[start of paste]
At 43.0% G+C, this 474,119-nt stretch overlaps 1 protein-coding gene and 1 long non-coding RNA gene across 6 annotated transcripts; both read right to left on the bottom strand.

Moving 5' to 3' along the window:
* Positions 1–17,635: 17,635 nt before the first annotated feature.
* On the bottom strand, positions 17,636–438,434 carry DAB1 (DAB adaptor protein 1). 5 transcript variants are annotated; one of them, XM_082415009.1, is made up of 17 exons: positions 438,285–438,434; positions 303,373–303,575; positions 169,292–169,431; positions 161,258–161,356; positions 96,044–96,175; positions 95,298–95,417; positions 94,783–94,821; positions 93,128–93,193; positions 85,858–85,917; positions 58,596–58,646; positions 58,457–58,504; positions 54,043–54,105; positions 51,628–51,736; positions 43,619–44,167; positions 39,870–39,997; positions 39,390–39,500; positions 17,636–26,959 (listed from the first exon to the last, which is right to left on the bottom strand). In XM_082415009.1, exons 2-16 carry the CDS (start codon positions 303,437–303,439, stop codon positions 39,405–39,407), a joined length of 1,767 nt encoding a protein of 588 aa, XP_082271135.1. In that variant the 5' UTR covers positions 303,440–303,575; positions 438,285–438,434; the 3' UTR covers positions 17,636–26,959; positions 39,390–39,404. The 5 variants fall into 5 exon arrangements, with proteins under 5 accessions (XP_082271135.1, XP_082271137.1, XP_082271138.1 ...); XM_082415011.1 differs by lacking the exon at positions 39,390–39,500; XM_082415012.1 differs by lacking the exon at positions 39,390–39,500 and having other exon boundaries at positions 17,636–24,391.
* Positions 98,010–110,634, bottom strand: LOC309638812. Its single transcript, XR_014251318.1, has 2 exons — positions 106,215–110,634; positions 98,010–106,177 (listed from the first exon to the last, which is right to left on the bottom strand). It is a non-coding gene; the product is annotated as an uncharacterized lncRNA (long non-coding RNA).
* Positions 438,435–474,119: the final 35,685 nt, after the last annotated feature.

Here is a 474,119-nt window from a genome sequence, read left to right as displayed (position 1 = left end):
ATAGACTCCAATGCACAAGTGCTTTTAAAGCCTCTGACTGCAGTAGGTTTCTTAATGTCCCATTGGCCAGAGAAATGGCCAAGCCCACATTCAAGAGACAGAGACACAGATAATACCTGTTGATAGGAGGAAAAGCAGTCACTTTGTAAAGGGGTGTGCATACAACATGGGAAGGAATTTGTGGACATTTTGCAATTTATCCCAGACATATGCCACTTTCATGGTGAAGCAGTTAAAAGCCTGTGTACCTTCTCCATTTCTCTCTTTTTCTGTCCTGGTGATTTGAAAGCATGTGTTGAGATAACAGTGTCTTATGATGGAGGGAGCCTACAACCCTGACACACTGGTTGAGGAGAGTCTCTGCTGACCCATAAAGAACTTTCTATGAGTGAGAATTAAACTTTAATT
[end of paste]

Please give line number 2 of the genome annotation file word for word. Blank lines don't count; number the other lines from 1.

Moving 5' to 3' along the window: